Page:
Beware Debut cuts
CUTTING rates of new beet herbicide Debut (trisulfuron-methyl) could jeopardise weed control when cold weather slows weed growth.
That was one of several lessons learned last year and relayed to growers at ADASs Peterborough root conference by Lincs-based agronomist John Youles. He questioned the products role as a spray for the T1 timing.
The chemical, which was launched last season, had been impressive on target weeds like fools parsley and cleavers. But it was probably weaker than maker Du Pont expected on polygonums particularly knotgrass, he said. Unlike sulfonylureas used on cereals, the beet version needed more warmth to work well, he explained.
Choosing an appropriate mix partner, such as ethofumesate, in sufficient strength to deal with early knotgrass was important.
With only five to seven days soil activity from Debut, there could also be problems with late germinating weeds, especially fat hen in June, Mr Youles noted. Debut lets growers control larger weeds than in the past, but is not the complete answer, he added.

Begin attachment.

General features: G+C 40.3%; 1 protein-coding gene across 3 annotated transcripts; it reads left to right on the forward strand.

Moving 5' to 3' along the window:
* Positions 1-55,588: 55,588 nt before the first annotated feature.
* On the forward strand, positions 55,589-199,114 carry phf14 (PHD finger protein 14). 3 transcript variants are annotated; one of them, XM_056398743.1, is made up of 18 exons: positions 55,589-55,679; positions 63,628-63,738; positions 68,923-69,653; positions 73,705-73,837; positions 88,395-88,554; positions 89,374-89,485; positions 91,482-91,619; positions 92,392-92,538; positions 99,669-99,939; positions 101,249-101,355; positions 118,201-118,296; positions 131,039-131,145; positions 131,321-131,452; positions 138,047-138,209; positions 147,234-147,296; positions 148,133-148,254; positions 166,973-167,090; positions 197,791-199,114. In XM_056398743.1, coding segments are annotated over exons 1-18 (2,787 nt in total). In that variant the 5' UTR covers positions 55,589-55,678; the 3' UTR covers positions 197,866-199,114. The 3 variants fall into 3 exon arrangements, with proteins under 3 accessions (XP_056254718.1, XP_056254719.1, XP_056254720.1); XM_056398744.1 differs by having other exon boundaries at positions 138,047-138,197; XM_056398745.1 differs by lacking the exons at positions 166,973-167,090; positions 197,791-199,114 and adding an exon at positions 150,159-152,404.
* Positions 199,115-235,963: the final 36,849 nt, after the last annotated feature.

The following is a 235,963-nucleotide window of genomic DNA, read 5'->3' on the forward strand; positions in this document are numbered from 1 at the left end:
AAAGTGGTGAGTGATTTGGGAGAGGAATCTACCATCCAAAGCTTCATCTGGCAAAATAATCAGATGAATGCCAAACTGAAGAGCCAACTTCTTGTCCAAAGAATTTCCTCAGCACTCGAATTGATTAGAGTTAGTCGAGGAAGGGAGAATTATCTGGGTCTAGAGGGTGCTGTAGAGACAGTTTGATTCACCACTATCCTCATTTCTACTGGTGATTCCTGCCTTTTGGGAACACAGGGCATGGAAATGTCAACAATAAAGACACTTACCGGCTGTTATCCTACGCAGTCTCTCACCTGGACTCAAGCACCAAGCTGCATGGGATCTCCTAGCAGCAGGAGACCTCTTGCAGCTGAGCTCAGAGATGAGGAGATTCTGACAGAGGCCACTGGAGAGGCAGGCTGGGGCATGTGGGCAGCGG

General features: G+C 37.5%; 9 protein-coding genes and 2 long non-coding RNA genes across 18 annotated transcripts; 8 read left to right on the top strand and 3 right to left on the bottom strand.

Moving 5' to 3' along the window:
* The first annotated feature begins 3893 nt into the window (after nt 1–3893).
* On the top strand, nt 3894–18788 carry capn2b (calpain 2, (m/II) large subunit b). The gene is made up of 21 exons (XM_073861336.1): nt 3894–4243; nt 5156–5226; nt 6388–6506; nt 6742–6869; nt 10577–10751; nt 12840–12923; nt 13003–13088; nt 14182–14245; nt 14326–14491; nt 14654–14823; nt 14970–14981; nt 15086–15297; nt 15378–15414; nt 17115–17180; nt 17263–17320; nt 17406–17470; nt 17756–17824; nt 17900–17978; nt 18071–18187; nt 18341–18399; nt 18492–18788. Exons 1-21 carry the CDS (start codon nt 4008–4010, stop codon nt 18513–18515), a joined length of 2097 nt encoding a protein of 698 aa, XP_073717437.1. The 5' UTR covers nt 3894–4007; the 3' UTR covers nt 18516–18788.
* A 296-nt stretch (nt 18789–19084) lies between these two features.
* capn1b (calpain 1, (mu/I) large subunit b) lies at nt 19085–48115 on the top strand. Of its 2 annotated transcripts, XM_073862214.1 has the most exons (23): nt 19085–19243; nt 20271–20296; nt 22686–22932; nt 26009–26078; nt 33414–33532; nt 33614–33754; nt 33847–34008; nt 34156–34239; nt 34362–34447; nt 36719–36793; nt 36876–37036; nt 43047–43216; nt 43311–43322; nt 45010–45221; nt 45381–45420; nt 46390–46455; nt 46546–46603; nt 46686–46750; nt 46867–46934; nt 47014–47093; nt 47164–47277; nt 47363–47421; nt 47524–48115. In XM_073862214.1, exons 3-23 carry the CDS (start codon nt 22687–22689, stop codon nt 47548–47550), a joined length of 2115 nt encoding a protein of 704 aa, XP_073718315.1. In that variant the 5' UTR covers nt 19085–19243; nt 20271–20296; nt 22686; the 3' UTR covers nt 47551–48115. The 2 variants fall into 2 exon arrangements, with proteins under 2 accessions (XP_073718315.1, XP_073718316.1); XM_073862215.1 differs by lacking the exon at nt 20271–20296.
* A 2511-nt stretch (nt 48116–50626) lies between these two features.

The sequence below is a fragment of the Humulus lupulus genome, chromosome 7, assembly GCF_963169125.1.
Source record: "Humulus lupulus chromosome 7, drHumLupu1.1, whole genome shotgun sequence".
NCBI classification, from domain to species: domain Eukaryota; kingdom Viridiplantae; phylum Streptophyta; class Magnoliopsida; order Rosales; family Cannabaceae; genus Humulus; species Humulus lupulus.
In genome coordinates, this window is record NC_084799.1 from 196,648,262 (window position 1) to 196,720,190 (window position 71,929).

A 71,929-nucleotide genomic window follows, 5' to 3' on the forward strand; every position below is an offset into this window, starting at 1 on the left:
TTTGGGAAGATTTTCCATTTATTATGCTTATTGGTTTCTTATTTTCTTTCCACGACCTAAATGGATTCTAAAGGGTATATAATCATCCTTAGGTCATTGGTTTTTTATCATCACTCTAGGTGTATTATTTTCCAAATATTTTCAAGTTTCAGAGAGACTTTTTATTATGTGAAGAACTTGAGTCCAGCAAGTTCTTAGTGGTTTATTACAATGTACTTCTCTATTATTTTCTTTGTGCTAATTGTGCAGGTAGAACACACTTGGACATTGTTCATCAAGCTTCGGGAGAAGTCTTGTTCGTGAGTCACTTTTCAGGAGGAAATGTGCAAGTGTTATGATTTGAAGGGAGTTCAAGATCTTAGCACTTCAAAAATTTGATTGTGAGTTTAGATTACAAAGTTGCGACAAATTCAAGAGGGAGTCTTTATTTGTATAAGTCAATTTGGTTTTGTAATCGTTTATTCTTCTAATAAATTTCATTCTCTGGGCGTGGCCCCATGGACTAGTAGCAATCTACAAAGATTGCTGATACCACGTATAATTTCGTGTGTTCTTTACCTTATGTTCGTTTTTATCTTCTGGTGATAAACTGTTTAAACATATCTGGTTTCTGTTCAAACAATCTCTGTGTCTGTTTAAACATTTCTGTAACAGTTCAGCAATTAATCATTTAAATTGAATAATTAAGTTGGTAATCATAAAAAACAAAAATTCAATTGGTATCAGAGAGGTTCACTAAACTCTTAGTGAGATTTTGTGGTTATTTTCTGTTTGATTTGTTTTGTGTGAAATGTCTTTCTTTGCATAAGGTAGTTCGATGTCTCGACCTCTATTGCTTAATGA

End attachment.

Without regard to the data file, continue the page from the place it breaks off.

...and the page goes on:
On the strength of field experience Mr Youles believed the chemical was more suited to T2 and T3 timings. More work was also needed to assess its value in controlling volunteer potatoes.
lDu Pont spokesman John Austin maintains a two-spray sequence at T1/T2 is still the preferred option for Debut. "But a T2/T3 programme also fits well after conventional T1 treatments," he says.
Contrary to the ADAS view, Morley Research Centre work indi-cates that knotgrass control was better than anticipated, Mr Austin adds. *
DEBUT ON BEET
• Valuable extra tool.
• Beware rate cutting.
• Needs appropriate partner.
• T1 timing debatable.